### Speed of sound

In laboratory nine the physical science class synched clapping boards to echo arrivals to generate data that leads to measuring the speed of sound. The class began with a determination of the dry bulb (28°C) and wet bulb (26°C) temperatures. Using the tables from section 8.1, the relative humidity was determined to be 85%. The class was later instructed to use WolframAlpha to determine the theoretic speed of sound in air. The value that I learned long years ago in school is about 20 m/s slower than the usual sound speed on Pohnpei, due primarily to temperature. On a crisp fall day in the midwestern United States the text book value of 330 m/s is fairly accurate. On Pohnpei sound never moves that slowly.

Corazon measures the echo flight distance in the 8:00 lab section using a GPS receiver. The receiver was quoting an accuracy of 4 meters. Almost all of the error is in the clapping, not the distance measurement.

Leilani claps the clapper boards while Loioshi times ten seconds. Norma counts off the number of board claps during the ten seconds.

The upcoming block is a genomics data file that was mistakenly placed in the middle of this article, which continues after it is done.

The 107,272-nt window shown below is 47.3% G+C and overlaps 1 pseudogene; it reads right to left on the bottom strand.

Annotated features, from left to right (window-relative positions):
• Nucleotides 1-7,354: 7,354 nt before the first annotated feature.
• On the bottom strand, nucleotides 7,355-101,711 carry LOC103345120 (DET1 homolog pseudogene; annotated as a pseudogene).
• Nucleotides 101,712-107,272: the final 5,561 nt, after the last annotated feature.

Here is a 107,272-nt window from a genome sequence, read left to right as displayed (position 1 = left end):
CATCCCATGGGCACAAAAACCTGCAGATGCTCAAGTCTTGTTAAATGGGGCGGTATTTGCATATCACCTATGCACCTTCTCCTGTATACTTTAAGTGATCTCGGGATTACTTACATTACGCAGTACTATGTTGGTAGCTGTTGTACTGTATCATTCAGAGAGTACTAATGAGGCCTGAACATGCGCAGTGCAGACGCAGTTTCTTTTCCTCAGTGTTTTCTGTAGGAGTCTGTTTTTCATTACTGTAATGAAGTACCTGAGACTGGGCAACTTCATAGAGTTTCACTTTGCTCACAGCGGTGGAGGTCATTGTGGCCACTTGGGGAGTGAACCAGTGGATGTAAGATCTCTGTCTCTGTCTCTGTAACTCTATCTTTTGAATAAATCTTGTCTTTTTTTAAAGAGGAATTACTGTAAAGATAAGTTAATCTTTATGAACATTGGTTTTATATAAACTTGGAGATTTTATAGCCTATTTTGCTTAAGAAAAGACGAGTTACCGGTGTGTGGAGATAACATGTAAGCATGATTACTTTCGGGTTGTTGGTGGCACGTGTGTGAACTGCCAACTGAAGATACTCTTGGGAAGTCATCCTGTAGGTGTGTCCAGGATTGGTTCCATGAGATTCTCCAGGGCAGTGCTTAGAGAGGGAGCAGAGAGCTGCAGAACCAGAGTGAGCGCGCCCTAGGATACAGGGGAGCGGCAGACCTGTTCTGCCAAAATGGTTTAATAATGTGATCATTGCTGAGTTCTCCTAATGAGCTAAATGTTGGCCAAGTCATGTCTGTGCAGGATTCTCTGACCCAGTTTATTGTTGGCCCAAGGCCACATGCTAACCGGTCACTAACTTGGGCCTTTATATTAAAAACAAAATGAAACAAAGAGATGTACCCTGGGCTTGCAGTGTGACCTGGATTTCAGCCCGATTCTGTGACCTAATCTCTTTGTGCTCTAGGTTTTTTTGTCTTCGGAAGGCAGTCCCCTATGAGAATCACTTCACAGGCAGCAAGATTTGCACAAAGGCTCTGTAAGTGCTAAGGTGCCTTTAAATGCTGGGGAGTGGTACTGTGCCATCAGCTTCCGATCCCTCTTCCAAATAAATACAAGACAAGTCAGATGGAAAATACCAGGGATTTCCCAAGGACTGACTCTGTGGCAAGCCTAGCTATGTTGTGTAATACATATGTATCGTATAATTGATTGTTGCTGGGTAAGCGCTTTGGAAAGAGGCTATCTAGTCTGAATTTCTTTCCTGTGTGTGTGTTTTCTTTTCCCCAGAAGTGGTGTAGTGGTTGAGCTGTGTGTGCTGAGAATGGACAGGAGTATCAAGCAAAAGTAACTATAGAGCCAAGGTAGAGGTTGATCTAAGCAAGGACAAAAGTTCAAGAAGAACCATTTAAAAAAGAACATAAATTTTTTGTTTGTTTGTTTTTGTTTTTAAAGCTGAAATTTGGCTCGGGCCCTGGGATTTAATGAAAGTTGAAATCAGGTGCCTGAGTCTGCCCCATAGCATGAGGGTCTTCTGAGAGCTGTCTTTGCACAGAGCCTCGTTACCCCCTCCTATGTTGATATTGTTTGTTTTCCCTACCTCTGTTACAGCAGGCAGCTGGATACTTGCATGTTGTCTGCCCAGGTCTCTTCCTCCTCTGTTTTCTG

Loioshi tries her hand at synchronizing to the echoes while Corazon times.

Norma takes a turn at timing the board claps. Evelyn looks on, Senioleen and Kioleen to her left.

Combining the data for both classes yielded a slope of 341 m/s, only 2% below the temperature and humidity adjusted value. Using the LINEST function to force the y-intercept to zero results in a slope of 323 m/s, only 6% below the expected result for the sound speed. Given the basic nature of the equipment used - boards being banged in synch with an echo by hand and ear, these results are excellent.